New York

New York's New Budget: No Legal Weed, No Fracking, No Flavored Vapes, No Police Transparency. But You Get E-scooters!

If only everybody weren’t stuck in their homes.


The coronavirus isn't just an excuse to implement bad policies with little or no debate. Officials can also use the situation to abandon good reforms.

They do both in New York's new $117 billion budget, which Gov. Andrew Cuomo signed in the middle of the state's continued COVID-19 disaster. (599 New Yorkers died Sunday, bringing the state's death toll of 4,159.) The budget implements a number of bad regulations while abandoning or scaling back some good ones. And the whole budget was hammered out behind closed doors and passed with very little discussion or debate.

The budget rolls back some of the state's bail reforms, by increasing the list of crimes a judge can demand bail for and by giving judges the option to demand cash bail if somebody is arrested for another crime (even a minor crime) while free from pretrial detention. (It could have been worse: A draft proposal would have given judges more power to detain defendants pretrial on the basis of "dangerousness.")

For the second year in a row, the budget abandons marijuana legalization. According to Cuomo, it was just "too much" to manage the coronavirus and squeeze in a legalization plan, even though they've been trying to hammer out these regulations for two years now.

Also abandoned was any effort to repeal Section 50-a of the New York Civil Rights Law. Despite this name, the section of the law does not protect civil rights at all. Instead, Section 50-a severely restricts disclosure of police personnel records; it has been used to shield officers who have engaged in misconduct and to keep the public from holding police departments accountable. California finally eliminated their overly restrictive police records laws just last year. New York State will not be following suit this year.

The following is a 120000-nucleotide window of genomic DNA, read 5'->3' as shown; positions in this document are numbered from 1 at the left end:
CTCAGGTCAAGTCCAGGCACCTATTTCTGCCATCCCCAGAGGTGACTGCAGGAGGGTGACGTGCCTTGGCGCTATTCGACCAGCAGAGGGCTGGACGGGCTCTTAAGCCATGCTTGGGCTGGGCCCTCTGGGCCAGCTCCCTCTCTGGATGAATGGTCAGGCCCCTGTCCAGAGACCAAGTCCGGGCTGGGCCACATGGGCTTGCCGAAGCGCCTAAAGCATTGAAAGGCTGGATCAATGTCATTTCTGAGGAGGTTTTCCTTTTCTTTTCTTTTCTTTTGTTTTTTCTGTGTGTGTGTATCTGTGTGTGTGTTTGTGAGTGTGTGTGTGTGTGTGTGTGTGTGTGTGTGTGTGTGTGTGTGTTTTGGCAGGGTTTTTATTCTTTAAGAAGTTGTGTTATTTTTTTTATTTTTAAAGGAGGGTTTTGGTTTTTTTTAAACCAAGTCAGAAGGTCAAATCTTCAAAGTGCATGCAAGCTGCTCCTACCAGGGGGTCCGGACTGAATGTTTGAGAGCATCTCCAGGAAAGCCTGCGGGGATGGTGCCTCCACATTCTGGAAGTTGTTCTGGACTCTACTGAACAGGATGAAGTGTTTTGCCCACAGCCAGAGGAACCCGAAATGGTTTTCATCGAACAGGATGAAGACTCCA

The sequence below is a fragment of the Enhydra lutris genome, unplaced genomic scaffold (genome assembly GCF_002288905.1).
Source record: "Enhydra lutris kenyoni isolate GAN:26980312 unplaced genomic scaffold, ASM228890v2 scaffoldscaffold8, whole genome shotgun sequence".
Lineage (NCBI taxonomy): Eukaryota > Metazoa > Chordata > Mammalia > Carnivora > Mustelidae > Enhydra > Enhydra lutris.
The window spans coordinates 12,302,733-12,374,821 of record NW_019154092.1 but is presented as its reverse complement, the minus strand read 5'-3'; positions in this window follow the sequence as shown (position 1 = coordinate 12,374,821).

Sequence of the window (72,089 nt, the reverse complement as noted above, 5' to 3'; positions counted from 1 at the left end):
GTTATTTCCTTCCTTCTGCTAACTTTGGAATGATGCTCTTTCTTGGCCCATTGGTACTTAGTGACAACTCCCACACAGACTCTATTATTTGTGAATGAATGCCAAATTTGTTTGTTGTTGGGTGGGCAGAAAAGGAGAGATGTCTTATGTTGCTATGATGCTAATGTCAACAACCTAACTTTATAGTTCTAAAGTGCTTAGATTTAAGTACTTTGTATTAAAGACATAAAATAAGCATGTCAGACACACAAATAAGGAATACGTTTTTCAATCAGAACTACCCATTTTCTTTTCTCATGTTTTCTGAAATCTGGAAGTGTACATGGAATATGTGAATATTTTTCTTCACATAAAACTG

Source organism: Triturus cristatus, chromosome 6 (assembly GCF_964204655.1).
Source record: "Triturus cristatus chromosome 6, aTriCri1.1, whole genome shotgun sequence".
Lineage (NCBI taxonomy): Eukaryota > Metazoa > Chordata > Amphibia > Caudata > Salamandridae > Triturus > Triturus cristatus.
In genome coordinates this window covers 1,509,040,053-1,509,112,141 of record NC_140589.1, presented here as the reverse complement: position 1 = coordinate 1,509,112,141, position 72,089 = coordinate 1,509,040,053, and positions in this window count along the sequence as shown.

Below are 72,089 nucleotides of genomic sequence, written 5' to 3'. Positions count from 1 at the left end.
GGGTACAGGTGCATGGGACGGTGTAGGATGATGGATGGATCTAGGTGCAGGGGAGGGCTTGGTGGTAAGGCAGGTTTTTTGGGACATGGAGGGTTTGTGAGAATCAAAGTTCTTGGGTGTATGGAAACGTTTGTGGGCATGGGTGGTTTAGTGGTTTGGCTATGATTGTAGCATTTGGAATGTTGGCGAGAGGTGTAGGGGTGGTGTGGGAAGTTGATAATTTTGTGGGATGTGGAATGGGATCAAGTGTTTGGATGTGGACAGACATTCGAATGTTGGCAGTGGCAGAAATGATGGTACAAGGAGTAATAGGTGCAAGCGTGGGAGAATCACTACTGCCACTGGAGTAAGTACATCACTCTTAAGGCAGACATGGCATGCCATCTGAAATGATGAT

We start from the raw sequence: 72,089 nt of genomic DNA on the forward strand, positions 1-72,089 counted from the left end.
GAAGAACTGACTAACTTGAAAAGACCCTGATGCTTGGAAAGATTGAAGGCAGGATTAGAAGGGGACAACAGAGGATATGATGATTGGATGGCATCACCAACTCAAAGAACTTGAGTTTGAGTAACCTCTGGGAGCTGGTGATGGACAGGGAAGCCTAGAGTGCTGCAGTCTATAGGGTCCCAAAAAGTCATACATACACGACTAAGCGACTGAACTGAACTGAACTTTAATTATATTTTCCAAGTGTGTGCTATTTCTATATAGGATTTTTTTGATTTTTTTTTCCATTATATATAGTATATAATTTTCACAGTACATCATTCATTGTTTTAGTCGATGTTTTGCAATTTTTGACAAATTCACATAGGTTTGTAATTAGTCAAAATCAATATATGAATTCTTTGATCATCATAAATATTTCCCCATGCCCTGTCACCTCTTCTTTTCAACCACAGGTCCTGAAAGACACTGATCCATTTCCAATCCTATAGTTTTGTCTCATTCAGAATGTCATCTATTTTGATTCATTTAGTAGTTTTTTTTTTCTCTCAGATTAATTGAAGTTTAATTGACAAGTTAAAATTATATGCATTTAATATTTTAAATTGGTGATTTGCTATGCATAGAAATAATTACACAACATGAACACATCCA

One bit of good news: You'll be able to able to ride e-scooters! The budget puts into place policies that allow cities across New York (except in Manhattan) to permit electric bikes and scooters on their streets. Mind you, don't try to use them now, and definitely don't get too close to each other:

If you want to take that e-scooter to the local vape shop, prepare for disappointment. The state is banning flavored vaping products. The state's Public Health and Health Panning Council attempted to ban them by executive order last fall, but a judge reversed the rule for overstepping the state legislature's authority.

Also banned: fracking (which was banned administratively, but the regulation will now be enshrined in state law) and polystyrene foam containers.

So: more rules telling New Yorkers what they can and cannot do (with a heavy emphasis on "cannot"), an unwillingness to trim even the lowest hanging fruit off the drug-war tree, and an unwillingness to introduce some transparency in police conduct, even as the state pushes another product—flavored vapes—into the black market, which will almost certainly lead to more arrests. They packed quite a lot into that budget.